Color Charts

Last weekend, I purchased a set of Holbein Acryla Gouache paints in the hopes that I would start doing some color plein air sketches again (I have a watercolor sketchbook that doesn't get nearly enough love). I immediately cracked them open and began painting the first thing I saw out my window that evening. And what I ended up with was........well it was complete garbage. I realized afterward that I hadn't spent enough time actually reacquainting myself with the medium and its properties.

Now a lot of people think of artists as these flighty, feelings-driven people who just have some mystical perception and creativity that other people don't. And while some of that certainly is true, I am the type of artist that needs boundaries and rules. I like to think outside the box, but I have to know all the dimensions of the box before I do it.

I decided I needed to understand the "box" that was my new set of paints before I started painting with them again. So, based on a study model proposed by Richard Schmid's fantastic book, "Alla Prima - Everything I Know About Painting ", and with the spirit of self torture in my heart, I created these color swatch charts.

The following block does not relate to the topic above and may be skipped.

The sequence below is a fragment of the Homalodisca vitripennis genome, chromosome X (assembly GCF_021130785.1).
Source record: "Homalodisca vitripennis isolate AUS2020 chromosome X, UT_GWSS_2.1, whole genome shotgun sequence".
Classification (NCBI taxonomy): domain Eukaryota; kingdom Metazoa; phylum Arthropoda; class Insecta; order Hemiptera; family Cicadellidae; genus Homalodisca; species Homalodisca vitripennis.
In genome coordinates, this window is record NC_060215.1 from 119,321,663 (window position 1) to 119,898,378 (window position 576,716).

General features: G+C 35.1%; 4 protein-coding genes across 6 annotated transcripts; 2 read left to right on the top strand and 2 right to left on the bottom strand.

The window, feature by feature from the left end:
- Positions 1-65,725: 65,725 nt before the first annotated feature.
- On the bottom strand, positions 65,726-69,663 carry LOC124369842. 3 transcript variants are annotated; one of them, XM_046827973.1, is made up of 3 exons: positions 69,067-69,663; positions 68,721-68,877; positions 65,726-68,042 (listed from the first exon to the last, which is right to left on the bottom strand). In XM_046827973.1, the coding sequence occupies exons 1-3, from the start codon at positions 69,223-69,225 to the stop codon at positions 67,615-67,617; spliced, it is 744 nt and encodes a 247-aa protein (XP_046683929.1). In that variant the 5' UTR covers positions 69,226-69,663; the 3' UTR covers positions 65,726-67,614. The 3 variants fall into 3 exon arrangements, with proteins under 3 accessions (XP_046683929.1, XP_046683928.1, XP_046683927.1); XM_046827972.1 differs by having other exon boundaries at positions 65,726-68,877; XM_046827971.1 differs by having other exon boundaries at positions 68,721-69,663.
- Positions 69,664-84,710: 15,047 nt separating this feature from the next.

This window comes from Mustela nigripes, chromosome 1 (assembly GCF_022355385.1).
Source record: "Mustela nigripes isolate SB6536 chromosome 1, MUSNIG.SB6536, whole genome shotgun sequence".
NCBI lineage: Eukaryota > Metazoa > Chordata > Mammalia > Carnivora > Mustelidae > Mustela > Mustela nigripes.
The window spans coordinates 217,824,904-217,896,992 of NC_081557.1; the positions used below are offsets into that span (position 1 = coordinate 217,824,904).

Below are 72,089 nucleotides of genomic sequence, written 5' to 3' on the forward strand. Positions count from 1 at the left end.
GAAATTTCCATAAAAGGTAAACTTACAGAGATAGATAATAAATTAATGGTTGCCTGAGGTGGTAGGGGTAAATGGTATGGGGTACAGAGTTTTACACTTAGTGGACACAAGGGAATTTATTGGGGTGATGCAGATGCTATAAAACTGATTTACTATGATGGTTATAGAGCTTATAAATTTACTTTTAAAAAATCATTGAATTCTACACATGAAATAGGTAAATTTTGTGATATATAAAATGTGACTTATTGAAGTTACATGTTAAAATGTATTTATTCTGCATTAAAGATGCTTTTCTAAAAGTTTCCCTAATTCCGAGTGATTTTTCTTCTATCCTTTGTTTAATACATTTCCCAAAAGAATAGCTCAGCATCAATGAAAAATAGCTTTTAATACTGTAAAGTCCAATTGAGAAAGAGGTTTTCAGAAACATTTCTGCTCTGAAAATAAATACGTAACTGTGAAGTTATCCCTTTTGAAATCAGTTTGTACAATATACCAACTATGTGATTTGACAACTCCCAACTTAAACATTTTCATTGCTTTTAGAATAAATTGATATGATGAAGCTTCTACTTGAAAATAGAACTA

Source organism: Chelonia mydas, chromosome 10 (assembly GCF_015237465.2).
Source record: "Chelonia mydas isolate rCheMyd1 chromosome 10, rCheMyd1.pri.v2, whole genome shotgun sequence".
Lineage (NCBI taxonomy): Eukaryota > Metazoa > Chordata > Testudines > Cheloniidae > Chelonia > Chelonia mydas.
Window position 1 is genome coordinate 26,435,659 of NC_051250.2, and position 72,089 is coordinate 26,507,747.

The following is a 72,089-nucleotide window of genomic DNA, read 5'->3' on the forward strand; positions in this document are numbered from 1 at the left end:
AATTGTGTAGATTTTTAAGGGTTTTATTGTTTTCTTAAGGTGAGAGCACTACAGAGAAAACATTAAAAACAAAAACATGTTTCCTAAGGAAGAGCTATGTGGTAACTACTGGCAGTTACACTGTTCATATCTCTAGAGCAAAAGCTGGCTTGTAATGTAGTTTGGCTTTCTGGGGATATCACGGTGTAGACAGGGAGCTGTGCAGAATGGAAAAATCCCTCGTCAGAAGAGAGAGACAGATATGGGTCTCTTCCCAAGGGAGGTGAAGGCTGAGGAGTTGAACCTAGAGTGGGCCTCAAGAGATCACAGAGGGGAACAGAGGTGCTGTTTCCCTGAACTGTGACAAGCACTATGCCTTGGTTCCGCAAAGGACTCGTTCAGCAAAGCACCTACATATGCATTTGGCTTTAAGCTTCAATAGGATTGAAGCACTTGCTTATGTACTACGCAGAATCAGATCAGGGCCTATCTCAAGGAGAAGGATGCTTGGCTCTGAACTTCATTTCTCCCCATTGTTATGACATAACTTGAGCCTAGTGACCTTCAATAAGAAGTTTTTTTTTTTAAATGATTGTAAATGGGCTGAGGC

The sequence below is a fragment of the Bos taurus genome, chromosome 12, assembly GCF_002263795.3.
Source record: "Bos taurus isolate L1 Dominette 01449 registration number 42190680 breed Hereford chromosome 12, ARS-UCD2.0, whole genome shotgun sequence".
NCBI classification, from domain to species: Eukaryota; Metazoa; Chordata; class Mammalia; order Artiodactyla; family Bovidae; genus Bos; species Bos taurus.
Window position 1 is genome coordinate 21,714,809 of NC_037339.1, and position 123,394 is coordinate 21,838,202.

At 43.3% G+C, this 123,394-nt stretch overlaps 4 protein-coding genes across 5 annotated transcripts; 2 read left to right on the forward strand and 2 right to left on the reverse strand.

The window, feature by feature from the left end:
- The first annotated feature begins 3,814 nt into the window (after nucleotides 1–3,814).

Basically, the way it works is that you make a complete chart for each tube of paint in your palette, excluding white (in this case I had twelve). Each chart represents one tube color mixed with all of the other tube colors across the horizontal, and then 5 separate tints (mixtures with white) of each going down the vertical.

The goal in doing this is essentially to try and map the entire range (or "gamut") of colors possible with the tubes of paint you're using. Better yet, when you're painting out in the field, it can help you not only figure out what color you need to mix for a particular object, but also the exact tube colors required to mix it!

When working with a limited palette of just a few colors, you can do this same exercise to determine the limitations and color possibilities of that particular palette. It's a very similar (if not basically the same) method shared by James Gurney on his blog, here.